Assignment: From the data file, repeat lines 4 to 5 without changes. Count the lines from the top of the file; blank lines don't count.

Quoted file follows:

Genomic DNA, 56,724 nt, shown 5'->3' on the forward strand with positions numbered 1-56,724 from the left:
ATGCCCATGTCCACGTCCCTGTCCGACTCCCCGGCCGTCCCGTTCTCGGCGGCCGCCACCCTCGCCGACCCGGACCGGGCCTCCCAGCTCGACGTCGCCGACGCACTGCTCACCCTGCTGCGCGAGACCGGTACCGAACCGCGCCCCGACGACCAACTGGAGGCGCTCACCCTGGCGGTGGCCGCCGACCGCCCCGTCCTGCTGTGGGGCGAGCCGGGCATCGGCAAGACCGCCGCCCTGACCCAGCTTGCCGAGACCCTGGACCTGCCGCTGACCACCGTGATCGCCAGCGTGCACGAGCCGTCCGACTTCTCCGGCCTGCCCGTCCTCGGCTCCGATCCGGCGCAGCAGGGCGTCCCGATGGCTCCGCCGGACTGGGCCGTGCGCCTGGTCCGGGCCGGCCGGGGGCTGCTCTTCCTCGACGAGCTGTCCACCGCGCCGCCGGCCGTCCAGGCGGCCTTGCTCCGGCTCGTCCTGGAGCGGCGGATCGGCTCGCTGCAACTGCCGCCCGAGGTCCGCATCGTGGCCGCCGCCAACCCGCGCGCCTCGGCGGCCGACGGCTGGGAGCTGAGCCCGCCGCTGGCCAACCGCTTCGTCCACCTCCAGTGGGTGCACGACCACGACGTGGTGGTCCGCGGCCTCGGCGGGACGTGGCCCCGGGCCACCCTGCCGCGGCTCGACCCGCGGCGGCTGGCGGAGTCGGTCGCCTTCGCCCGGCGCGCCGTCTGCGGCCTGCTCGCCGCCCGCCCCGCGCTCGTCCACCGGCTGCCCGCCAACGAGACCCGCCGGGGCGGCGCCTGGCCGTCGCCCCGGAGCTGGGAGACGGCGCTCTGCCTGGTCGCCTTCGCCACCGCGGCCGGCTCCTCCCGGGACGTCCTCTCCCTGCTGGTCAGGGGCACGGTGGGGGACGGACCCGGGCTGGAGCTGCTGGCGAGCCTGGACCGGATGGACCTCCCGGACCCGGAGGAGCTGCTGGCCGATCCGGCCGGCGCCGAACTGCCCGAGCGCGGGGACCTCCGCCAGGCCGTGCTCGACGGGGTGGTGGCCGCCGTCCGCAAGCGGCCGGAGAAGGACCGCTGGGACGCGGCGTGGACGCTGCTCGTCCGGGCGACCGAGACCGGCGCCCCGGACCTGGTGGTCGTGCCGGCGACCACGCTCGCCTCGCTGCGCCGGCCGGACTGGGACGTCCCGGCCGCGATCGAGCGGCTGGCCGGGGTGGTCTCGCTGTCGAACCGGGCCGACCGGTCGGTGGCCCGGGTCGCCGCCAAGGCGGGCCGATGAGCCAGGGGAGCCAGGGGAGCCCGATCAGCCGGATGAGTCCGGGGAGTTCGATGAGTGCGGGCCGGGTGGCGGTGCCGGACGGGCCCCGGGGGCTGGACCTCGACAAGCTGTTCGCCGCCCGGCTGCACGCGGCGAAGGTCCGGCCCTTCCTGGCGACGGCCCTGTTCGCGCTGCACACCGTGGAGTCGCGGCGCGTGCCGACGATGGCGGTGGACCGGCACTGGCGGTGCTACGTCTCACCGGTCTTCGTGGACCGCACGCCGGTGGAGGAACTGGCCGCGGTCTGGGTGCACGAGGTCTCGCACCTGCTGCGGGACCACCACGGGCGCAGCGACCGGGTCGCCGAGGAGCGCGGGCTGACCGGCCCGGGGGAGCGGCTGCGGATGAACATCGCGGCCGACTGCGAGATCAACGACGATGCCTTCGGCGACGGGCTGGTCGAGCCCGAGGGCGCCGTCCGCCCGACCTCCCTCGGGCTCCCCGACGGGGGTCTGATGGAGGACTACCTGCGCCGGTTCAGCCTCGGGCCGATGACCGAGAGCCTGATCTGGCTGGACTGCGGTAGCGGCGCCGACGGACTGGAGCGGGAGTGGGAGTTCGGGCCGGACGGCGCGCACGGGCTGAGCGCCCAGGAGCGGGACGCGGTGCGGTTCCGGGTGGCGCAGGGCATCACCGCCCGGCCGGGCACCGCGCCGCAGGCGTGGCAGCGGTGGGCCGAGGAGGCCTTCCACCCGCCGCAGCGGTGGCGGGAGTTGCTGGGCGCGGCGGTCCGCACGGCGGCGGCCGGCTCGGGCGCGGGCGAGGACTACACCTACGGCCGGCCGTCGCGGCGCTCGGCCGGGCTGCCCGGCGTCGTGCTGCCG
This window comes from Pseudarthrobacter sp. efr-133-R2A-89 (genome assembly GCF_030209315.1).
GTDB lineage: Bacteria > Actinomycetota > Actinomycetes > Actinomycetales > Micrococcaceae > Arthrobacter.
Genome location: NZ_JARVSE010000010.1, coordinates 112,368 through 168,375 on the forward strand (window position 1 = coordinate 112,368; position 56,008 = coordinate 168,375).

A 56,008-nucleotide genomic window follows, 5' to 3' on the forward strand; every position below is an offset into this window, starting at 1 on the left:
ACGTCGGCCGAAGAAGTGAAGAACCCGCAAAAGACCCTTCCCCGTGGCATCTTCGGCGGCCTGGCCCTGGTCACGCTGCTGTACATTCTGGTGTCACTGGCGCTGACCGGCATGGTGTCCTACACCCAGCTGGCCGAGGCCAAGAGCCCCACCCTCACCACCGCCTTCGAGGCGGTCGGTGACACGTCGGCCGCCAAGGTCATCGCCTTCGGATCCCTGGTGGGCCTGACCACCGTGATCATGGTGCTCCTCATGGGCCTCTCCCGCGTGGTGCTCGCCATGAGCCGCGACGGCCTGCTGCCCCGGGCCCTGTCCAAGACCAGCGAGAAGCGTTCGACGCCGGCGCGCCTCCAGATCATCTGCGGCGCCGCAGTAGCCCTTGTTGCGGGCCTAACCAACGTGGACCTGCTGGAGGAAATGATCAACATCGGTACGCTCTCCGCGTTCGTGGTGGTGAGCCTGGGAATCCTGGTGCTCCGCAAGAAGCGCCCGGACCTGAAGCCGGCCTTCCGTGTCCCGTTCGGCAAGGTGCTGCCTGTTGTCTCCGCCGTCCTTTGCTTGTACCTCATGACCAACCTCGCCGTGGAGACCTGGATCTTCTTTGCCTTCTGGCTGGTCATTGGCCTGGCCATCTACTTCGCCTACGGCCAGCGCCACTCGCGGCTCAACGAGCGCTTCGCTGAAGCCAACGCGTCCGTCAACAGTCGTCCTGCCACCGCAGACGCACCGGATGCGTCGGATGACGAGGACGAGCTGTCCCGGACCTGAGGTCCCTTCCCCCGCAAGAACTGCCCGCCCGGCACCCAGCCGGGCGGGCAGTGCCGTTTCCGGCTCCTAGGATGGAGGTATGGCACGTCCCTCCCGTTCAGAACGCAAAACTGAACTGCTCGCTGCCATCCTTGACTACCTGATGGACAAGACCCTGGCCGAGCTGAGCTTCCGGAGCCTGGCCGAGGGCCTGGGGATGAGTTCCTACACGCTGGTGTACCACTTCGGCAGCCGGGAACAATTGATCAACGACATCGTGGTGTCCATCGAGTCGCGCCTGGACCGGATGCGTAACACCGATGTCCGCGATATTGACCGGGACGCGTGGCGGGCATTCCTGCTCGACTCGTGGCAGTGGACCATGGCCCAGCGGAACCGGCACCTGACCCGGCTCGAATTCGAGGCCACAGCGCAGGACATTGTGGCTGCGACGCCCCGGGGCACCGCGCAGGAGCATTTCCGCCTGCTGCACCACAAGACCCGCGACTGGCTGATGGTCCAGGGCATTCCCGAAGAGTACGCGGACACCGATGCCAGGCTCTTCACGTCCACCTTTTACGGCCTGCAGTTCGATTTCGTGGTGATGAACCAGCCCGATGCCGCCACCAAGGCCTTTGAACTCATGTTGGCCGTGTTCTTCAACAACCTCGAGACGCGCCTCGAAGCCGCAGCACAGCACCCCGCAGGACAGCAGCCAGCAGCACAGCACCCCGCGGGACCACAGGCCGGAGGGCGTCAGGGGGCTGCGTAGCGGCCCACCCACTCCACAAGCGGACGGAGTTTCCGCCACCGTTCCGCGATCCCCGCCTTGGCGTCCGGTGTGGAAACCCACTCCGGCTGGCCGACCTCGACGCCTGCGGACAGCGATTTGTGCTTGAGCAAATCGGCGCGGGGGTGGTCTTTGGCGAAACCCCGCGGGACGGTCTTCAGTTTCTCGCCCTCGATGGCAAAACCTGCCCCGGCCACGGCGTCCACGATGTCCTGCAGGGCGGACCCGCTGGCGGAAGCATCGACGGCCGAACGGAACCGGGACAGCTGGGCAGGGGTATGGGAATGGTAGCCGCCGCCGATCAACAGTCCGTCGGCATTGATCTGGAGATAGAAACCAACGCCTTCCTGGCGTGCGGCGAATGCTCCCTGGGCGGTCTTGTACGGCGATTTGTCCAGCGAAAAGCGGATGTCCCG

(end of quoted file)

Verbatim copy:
GTDB lineage: Bacteria > Actinomycetota > Actinomycetes > Actinomycetales > Micrococcaceae > Arthrobacter.
Genome location: NZ_JARVSE010000010.1, coordinates 112,368 through 168,375 on the forward strand (window position 1 = coordinate 112,368; position 56,008 = coordinate 168,375).